Jackson, Andrew (1767-1845) [The Massacre of Chehaw indians by Georgia militia] [Decimalized .01- .06]
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This collection of letters relates to the killing of Chehaw Indians by Georgia militia during the first Seminole War. The Chehaws were a friendly agricultural Creek tribe from southwestern Georgia that helped provision Jackson on his march to Florida and even contributed 40 warriors to the expedition. (Among Jackson's Indian recruits was a young Cherokee who later became principal chief of the united branches of his nation, John Ross, for whom see GLC# 1233.) However, with the countryside stripped of troops by Jackson, two nearby Creek tribes began marauding white settlers, and Georgia Governor William Rabun felt compelled to act. Rabun summoned the state militia under the command of Captain Obed Wright. On incorrect information, Wright attacked the relatively defenseless Chehaw village, killed about seven Indians and burned the buildings. He never attacked the marauding tribes.
Meanwhile, General Jackson exceeded his orders in Florida by capturing Pensacola and killing two British nationals. Upon completing his mission, the Indians and Georgia militia were detached and returned under General Thomas Glascock to find the Chehaw village in ruins. He reported his findings, a combination of hearsay and observation, to Jackson, Rabun and Secretary of War John C. Calhoun. A copy of Glascock's letter to Jackson is included (782.11.03). Jackson's anger not doubt increased on reading a letter dated May 5 from General William M'Intosh, commanding the Creek warriors under Jackson, who wrote: "When I returned home to my town, I heard with regret that my uncle [Howard] and family had been murdered, and that their town was destroyed. If an Indian kills a white man, I will have him punished. I wish you to find out who has done this murder, and let me know what those Indians have done, that made the white men kill our people." (Editorial insertion in original.) (Niles Register, June 20, 1818, XIV, no. 17: 292)
Outraged that an ally, who had materially contributed to his expedition had been assaulted and had seen an aged chief killed, Jackson wrote to Governor Rabun the vituperative letter reproduced below (782.11.01). Jackson demanded Wright's arrest and his trial by a military court martial under federal supervision. His letter to Rabun also claimed that Rabun should never have called out the militia in Jackson's military department while a military operation was in progress. Rabun was in turn outraged by Jackson's tone and his insistence that a state governor could not call out the militia. (Jackson was wrong in asking for a federal court martial and for questioning Rabun's authority over the militia.) Unfortunately, both men's honor had been impugned publically.
Captain Wright was arrested by Jackson's agent, Major John M. Davis, but Wright was released by a Georgia court by a writ of habeas corpus since the General's order had no specific charge (Niles Register, op cit., 293). Davis' letters to Governor Rabun concerning apprehension of Wright are reproduced below (782.11.04 and .06) as is a clerical copy of Jackson's orders to him. However, President's Monroe's administration did not support Jackson's demand for a court martial. With Secretary of State John Quincy Adams' tactful intervention (782.11.02), Rabun agreed to detain Wright for a civil trial. However, because of confused signals from Washington, Captain Wright was never informed that he would face a civil trial rather than a military one. Increasingly fearful, Wright broke his parole and fled for Spanish Florida and then possibly to Cuba, whence he was never heard of again.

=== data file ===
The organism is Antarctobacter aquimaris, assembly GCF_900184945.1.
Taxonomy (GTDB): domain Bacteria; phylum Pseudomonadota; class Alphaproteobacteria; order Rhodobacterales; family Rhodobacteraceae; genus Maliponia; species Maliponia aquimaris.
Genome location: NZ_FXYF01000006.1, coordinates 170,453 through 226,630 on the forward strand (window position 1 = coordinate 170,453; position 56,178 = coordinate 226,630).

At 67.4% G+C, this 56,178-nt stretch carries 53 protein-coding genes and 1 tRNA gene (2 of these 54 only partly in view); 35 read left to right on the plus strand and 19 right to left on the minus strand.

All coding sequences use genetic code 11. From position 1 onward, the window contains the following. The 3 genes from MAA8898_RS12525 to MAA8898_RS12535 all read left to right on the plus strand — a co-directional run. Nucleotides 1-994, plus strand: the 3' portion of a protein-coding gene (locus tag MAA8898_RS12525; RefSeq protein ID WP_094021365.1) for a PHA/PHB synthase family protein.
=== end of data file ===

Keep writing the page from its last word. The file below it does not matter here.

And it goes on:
The Chehaws estimated property loss at $8,000, according to Niles Register (op cit., 293). The affair never seems to have been settled. In his message to the state legislature, Governor Rabun wrote that Wright had violated his orders and lamented the result. Georgia newspapers lamented the injustice. Congress took note of the incident in its State Papers. However, I can find no record of compensation to the tribe or punishment of the militia.
Later that year, exhausted from old age and stress, Governor Rabun died. Andrew Jackson found his reputation nearly destroyed by his heavy-handed actions in Spanish Florida. The Chehaw affair was not entirely forgotten, however. E. Merton Coulter reports that John Quincy Adams cited the Chehaw affair in an House debate in 1842 in order to defend the right of military over civil law in certain cases. However, the former president misremembered the result of the incident since Jackson did not overrule Rabun (Coulter 391 citing the Congressional Globe, vol. XI, pt. 1, [1841-1842]: 429).
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